In theory, a high school student is expected to excel in academics, social position, economic status and athletic ability. Although the classroom plays some importance in a high school experience, non-related educational factors such as popularity, money, appearances, and sports have an immense impact on students and their ability to think for themselves. This pressure can be a lot to handle for high school students, especially if their prior educational experiences have been constricted. If the students are unable to think for themselves, they will be easily swayed into the competition of these non-related educational factors, which in return will force students into dependent thought. Dependent thinking high school students will not question authority, peers, or themselves and therefore are destined to suppression. But, if the students are able to think for themselves, they should be able to listen, question, and discuss with independent thought. These skills will better prepare students for college, and quite possibly the "real world." Or, as Freire would say, "The[se] students [...] are now critical co-investigators in dialogue with the teacher[s]" (266).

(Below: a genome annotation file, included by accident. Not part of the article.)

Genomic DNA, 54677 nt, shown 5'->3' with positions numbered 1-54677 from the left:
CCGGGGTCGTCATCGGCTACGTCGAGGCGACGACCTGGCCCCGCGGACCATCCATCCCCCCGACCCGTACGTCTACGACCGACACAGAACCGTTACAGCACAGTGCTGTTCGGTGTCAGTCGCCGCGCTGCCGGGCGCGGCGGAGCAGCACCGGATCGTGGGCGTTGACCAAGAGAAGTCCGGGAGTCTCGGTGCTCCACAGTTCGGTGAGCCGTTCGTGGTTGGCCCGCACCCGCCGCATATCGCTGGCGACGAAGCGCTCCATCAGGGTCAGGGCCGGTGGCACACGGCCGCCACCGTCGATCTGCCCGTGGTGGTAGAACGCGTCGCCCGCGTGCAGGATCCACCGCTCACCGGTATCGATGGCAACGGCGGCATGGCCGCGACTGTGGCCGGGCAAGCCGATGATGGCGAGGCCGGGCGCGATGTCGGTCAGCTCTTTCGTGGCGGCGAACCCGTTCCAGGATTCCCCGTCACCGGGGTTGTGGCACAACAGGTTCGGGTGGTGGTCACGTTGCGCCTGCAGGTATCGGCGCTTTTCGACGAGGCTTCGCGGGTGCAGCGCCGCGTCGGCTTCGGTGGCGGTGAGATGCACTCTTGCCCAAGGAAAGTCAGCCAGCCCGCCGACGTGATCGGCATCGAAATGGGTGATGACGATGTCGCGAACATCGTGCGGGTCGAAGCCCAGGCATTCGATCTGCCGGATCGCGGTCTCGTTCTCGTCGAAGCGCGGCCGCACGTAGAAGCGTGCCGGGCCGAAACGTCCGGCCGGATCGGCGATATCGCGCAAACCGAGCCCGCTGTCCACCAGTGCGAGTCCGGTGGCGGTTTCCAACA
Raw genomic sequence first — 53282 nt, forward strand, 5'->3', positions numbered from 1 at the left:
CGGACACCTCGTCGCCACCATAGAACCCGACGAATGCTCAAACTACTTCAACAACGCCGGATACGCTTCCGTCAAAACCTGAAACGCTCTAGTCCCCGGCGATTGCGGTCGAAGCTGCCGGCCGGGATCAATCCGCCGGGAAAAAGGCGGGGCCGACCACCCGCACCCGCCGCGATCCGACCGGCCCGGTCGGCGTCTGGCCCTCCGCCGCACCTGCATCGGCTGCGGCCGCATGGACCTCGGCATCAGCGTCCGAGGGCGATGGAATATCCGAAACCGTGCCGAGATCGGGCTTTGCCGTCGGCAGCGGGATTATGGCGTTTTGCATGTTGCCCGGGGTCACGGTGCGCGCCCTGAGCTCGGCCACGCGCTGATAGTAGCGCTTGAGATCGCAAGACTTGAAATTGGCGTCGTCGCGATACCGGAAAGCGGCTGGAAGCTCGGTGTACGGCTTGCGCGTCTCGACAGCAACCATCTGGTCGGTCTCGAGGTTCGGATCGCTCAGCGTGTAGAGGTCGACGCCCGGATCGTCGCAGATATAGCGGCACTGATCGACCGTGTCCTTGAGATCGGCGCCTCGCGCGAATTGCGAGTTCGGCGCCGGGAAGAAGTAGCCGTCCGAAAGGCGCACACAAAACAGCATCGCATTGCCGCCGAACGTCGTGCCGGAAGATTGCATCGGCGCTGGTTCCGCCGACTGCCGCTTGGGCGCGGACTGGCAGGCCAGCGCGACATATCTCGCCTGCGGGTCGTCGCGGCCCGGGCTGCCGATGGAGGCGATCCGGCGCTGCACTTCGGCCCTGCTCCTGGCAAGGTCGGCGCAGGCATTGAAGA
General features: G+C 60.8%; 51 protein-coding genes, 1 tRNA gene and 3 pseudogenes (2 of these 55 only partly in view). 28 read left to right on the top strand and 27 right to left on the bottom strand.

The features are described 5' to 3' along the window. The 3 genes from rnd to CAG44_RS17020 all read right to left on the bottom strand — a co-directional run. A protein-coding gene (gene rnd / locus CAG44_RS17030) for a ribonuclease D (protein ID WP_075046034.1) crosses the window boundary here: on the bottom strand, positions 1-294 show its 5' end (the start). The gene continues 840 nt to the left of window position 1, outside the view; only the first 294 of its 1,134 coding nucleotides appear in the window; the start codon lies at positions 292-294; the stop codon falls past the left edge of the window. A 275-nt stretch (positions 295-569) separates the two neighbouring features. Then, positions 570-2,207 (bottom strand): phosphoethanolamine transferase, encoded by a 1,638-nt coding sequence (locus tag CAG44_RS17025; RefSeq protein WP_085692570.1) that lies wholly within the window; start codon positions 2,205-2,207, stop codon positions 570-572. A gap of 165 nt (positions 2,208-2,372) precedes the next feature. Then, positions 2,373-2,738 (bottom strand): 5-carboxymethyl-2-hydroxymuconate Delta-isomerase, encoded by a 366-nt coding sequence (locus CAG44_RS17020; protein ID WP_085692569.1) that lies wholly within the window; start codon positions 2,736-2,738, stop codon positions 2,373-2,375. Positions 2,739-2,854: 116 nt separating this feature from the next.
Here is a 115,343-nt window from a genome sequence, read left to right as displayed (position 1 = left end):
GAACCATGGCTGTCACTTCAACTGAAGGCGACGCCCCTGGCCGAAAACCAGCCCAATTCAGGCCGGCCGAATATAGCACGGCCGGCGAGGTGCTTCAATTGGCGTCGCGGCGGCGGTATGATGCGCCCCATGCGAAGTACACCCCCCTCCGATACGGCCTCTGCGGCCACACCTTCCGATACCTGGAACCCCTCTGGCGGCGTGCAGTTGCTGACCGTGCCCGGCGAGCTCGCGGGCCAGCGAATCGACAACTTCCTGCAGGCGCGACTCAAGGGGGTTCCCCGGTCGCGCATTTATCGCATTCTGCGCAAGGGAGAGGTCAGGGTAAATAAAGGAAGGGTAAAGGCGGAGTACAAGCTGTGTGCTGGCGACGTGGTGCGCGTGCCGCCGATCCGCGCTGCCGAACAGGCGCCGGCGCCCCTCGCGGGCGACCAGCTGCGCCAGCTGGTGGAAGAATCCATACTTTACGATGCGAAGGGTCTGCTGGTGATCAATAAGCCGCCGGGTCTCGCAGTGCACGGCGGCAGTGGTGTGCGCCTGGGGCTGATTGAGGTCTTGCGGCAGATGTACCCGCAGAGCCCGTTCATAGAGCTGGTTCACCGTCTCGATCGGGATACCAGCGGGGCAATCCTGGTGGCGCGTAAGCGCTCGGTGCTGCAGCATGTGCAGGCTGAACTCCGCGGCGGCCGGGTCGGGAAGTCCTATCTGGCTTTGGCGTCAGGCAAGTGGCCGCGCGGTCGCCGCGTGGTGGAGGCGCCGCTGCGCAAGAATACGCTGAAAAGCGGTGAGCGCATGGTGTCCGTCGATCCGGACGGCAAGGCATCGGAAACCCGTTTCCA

"A careful analysis of the teacher-student relationship at any level, inside or outside the school, reveals its fundamentally narrative character" (259). Sharing these narrating and auditory qualities will produce a positive, more independent person. However, if teachers do the narrating and students do the listening, the interaction between them is limited and reserved. This method of thinking will only produce dependent, more constricted people. Therefore, in my opinion, to fully understand independence and the importance of self-thought, education must promote free thought.